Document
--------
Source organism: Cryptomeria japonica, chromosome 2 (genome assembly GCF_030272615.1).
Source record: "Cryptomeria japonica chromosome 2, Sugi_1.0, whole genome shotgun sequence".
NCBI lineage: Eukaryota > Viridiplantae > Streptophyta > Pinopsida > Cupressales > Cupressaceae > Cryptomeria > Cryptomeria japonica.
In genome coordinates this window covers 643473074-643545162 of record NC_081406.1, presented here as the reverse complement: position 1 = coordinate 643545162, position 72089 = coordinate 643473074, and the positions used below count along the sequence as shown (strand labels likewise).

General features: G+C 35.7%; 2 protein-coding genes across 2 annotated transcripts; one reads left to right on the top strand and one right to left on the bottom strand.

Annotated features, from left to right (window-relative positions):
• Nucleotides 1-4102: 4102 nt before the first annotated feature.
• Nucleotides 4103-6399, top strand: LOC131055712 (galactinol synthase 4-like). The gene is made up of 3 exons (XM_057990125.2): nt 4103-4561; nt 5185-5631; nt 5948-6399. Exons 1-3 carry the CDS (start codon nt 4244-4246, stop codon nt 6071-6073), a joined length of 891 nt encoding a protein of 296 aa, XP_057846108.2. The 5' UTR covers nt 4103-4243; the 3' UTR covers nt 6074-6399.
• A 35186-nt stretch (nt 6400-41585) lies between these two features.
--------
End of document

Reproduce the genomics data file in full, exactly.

Source organism: Cryptomeria japonica, chromosome 2 (genome assembly GCF_030272615.1).
Source record: "Cryptomeria japonica chromosome 2, Sugi_1.0, whole genome shotgun sequence".
NCBI lineage: Eukaryota > Viridiplantae > Streptophyta > Pinopsida > Cupressales > Cupressaceae > Cryptomeria > Cryptomeria japonica.
In genome coordinates this window covers 643473074-643545162 of record NC_081406.1, presented here as the reverse complement: position 1 = coordinate 643545162, position 72089 = coordinate 643473074, and the positions used below count along the sequence as shown (strand labels likewise).

General features: G+C 35.7%; 2 protein-coding genes across 2 annotated transcripts; one reads left to right on the top strand and one right to left on the bottom strand.

Annotated features, from left to right (window-relative positions):
• Nucleotides 1-4102: 4102 nt before the first annotated feature.
• Nucleotides 4103-6399, top strand: LOC131055712 (galactinol synthase 4-like). The gene is made up of 3 exons (XM_057990125.2): nt 4103-4561; nt 5185-5631; nt 5948-6399. Exons 1-3 carry the CDS (start codon nt 4244-4246, stop codon nt 6071-6073), a joined length of 891 nt encoding a protein of 296 aa, XP_057846108.2. The 5' UTR covers nt 4103-4243; the 3' UTR covers nt 6074-6399.
• A 35186-nt stretch (nt 6400-41585) lies between these two features.